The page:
Americans Are Paying $10,000 More for Electric Cars This Year Compared to Last Year

Due to continued supply chain issues and hard-to-source raw materials, Americans are paying $10,000 more for electric cars this year compared to last.
Written by Preston Charles
Reviewed by Kathleen Flear
Jul 16, 2022
Like most things technologically driven, it seemed as though
electric cars
were starting to become both more evolved and more affordable. While the beefy ranges and thoughtful designs are welcomed, sadly, the
prices of electric cars
in America have reversed course and are now heading up.  
With the current inflation rate, it’s true that the price for vehicles, electric or fuel, has increased in the past year. But the rise for traditional gas cars is 14% compared to 22% for electric cars. So what happened to cause this most unfortunate turn in events? The reasons are multifold but interconnected. 

Raw materials are driving up the cost of EVs

With electric cars, there’s a whole new category of needed parts to build out their engines, specifically, their batteries. Necessary materials like nickel,
lithium
, and cobalt have all surged in price as a result of continuing supply chain headaches. The war in Ukraine has compounded the issue since Russia was a big exporter of certain metals used to make battery cells. 
According to
Yahoo News
, the average price of these raw goods has surged a mind-boggling 140% in the last two years! Financial analysts believe this perfect storm may well continue as far as 2024. Maybe an electric bike in the meantime? 

Car companies scramble

At this point, Tesla has weathered more than a few storms and as a result, has been able to establish itself as an electric car juggernaut. But, they’ve certainly had better years than 2022. Their Model X is taking a price hike of around $6,000 and founder, Elon Musk, has decided to lay off 3.5% of its total workforce.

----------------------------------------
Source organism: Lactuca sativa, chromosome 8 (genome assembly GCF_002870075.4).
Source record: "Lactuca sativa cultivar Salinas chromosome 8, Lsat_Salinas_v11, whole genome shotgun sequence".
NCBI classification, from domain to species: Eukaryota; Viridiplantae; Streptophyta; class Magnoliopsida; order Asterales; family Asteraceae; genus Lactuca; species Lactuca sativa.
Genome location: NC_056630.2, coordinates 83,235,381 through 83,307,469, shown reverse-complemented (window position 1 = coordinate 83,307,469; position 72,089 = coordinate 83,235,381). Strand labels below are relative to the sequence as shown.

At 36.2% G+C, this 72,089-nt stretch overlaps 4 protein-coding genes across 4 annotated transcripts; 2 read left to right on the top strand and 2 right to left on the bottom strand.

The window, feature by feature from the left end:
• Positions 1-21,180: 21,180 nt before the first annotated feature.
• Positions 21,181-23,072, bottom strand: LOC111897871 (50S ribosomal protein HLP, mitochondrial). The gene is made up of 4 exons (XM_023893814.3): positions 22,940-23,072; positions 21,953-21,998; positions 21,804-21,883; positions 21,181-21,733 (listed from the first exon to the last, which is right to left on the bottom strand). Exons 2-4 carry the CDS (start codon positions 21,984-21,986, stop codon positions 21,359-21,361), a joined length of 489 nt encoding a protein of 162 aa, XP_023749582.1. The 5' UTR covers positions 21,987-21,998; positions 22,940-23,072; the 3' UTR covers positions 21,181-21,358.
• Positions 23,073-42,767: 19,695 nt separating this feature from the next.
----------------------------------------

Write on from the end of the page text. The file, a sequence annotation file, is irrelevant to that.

Ford
has followed suit in a steep price hike as their profits from the red hot popular, Mustang Mach-E, have been nearly wiped out due to commodity increases. In the meantime, Ford’s traditional, fuel-powered vehicles are still funding for their expansion into the EV landscape. 

The most affordable electric cars out there

If you’re still committed to finding the best bang for your buck electric car, here are a few options to consider:
  • Nissa Leaf - Base price is $27,800 with a maximum range of 149 miles.
  • Mini Cooper SE - Base price is $34,225 with a maximum range of 110 miles.
  • Chevrolet Bolt - Base price is $31,500 with a maximum range of 259 miles. 
Some of these (and others) come with an appealing, $7,500 federal tax credit, but only until the manufacturer hits 200,000 units sold. Tesla and GM have long hit that threshold and Toyota isn’t far behind. 

Insurance for the ride

Whether you end up going green and paying the increase or staying with the fuel-powered car for the time being, you’re going to want solid insurance because now is a rough time to buy a car! Super app,
Jerry
, can get you competitive quotes from major insurance companies in a matter of minutes. 
Jerry will even do the pesky paperwork for you to get signed up! You’ll start saving money and driving in peace that you’re covered just in case.
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National General
Allstate
AAA
Aig
Chubb
ClearCover
CSE
Dairyland
DirectAuto
Elephant Auto Insurance
Kemper
Libertymutual
Gainsco
Mapfre
Mercury Auto
Metromile
Nationwide
Plymouth Rock
Progressive
State Auto
Safeco
Travelers
Metlife
Bristol West

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